Q: If I run on Amazon’s RDS, do I need to worry about enabling crash-safe slaves, or is that already in place?

A: Crash-safe replication is already configured for read replicas using MySQL 5.6.

Q: How the relay log purge will manage in case of

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Using the PAM authentication plugin
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The procedure for using the PAM authentication plugin as documented doesn't work flawlessly on Ubuntu.

So here is how it works on Ubuntu (and probably also on other Debian based systems).

Please note that the PAM authentication plugin is an enterprise feature.

1. Make sure the plugin is loaded

This can be done by adding the following to the mysqld section of my.cnf (Don't forget to restart). You could also use INSTALL PLUGIN to load it without restart.
plugin-load=authentication_pam.so
2.  Add a user which will use the plugin

mysql> CREATE USER 'dveeden'@'localhost' IDENTIFIED WITH authentication_pam;
Query OK, 0 rows affected (0.00 sec)
3. Add a pam config file for 'mysql':
Create












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Recalculating InnoDB Persistent Statistics - a Story of the Bug Report
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One of the first posts in this blog was about reporting MySQL bugs "properly", in a way that maximizes chances for it to be processed really soon. I had written the following there:
"Ideally, you should provide a complete test case and/or instructions that any reader can use to reproduce your problem"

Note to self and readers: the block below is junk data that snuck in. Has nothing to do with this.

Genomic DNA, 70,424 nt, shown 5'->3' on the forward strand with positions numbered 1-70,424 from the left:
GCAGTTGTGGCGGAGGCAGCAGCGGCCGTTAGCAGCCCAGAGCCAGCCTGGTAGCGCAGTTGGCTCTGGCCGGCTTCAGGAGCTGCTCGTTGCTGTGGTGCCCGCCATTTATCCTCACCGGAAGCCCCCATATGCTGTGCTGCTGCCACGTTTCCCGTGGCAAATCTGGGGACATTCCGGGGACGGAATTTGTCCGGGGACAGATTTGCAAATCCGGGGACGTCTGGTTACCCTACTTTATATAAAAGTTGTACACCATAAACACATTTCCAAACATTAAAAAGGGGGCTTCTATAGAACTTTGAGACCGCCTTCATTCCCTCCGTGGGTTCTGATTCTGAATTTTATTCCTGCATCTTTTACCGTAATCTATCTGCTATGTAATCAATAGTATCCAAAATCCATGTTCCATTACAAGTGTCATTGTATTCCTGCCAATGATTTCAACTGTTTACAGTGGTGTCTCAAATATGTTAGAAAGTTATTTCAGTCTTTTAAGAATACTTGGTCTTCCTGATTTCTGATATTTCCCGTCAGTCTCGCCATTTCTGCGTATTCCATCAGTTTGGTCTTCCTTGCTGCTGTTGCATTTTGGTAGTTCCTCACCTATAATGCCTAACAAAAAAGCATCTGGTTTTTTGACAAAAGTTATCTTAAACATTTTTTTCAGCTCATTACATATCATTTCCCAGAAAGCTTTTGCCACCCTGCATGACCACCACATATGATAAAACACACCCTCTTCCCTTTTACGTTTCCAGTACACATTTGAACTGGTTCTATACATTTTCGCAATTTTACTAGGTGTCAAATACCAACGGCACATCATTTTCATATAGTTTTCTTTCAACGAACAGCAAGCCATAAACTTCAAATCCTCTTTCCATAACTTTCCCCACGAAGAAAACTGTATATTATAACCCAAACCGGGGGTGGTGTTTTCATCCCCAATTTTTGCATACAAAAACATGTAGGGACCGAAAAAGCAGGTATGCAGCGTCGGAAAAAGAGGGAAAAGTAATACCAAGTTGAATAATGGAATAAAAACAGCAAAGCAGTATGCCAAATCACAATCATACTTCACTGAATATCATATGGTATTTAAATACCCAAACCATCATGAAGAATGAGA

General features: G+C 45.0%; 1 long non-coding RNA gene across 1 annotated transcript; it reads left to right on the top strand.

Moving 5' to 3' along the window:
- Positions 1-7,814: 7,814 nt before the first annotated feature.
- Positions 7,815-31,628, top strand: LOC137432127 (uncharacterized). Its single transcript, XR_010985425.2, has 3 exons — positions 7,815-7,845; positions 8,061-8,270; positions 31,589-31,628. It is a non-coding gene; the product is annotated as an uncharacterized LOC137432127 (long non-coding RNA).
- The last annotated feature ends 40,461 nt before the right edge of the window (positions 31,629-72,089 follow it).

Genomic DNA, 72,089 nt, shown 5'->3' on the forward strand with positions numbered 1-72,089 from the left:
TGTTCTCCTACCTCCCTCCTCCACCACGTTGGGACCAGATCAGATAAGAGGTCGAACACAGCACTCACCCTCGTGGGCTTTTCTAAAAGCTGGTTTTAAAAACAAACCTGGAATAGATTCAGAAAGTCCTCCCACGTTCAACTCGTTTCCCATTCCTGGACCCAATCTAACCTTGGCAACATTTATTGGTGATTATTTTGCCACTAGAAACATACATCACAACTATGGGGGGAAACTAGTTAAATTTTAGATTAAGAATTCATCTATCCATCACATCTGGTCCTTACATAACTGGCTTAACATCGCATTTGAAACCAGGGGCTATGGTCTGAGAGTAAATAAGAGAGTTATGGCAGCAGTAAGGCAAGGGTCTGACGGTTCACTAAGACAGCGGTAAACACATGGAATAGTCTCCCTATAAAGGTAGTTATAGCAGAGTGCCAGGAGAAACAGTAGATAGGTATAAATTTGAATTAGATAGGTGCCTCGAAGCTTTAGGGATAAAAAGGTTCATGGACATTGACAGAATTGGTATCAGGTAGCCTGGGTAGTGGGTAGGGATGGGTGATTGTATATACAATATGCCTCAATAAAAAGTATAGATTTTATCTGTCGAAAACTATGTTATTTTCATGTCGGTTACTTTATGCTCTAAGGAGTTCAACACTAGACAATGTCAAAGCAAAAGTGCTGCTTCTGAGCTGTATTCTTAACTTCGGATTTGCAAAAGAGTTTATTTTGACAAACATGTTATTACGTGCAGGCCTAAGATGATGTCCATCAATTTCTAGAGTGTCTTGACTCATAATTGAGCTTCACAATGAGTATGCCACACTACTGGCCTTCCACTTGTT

Indeed, if one can just copy/paste something to mysql command line client or run some file attached to see the problem, chances are high for the bug to be processed really soon. We all like to get low hanging fruits from time to time, and Oracle engineers who work on bugs are not exceptions. But does this mean that bug without clear test case has no value and is going to be ignored?

It should NOT be the case. Let's


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time for standards 2
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I was a bit wrong in my previous post. MySQL 5.6 does allow you to supply a fsp with CURRENT_TIMESTAMP (thanks Roy).

mysql> SELECT CURRENT_TIMESTAMP,CURRENT_TIMESTAMP(6);
+---------------------+----------------------------+
| CURRENT_TIMESTAMP | CURRENT_TIMESTAMP(6) |
+---------------------+----------------------------+
| 2013-10-27 10:38:59 | 2013-10-27 10:38:59.182530 |
+---------------------+----------------------------+
1 row in set (0.00 sec)

It however feels a bit weird to me as the CURRENT_TIMESTAMP is often used without () and doesn't look like a function. So when I tried to use a CURRENT_TIMESTAMP with a fsp of 6 it was not behaving how I expected it to be:
mysql> CREATE TABLE t1 (ts TIMESTAMP DEFAULT











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time for standards
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MySQL 5.6 includes support for microsecode timestamp resolution, which is a great new feature.

To get the current timestamp in MySQL 5.5 you could use NOW(), SYSDATE() or CURRENT_TIMESTAMP.

mysql_5.5> SELECT NOW(),SYSDATE(),CURRENT_TIMESTAMP;
+---------------------+---------------------+---------------------+
| NOW() | SYSDATE() | CURRENT_TIMESTAMP |
+---------------------+---------------------+---------------------+
| 2013-10-26 15:46:24 | 2013-10-26 15:46:24 | 2013-10-26 15:46:24 |
+---------------------+---------------------+---------------------+
1 row in set (0.01 sec)

If we run the same statement in MySQL 5.6 the output is the same. This is great for compatibility, but what if we want those microsecond











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10 Newer Entries Showing entries 31 to 40 of 179 10 Older Entries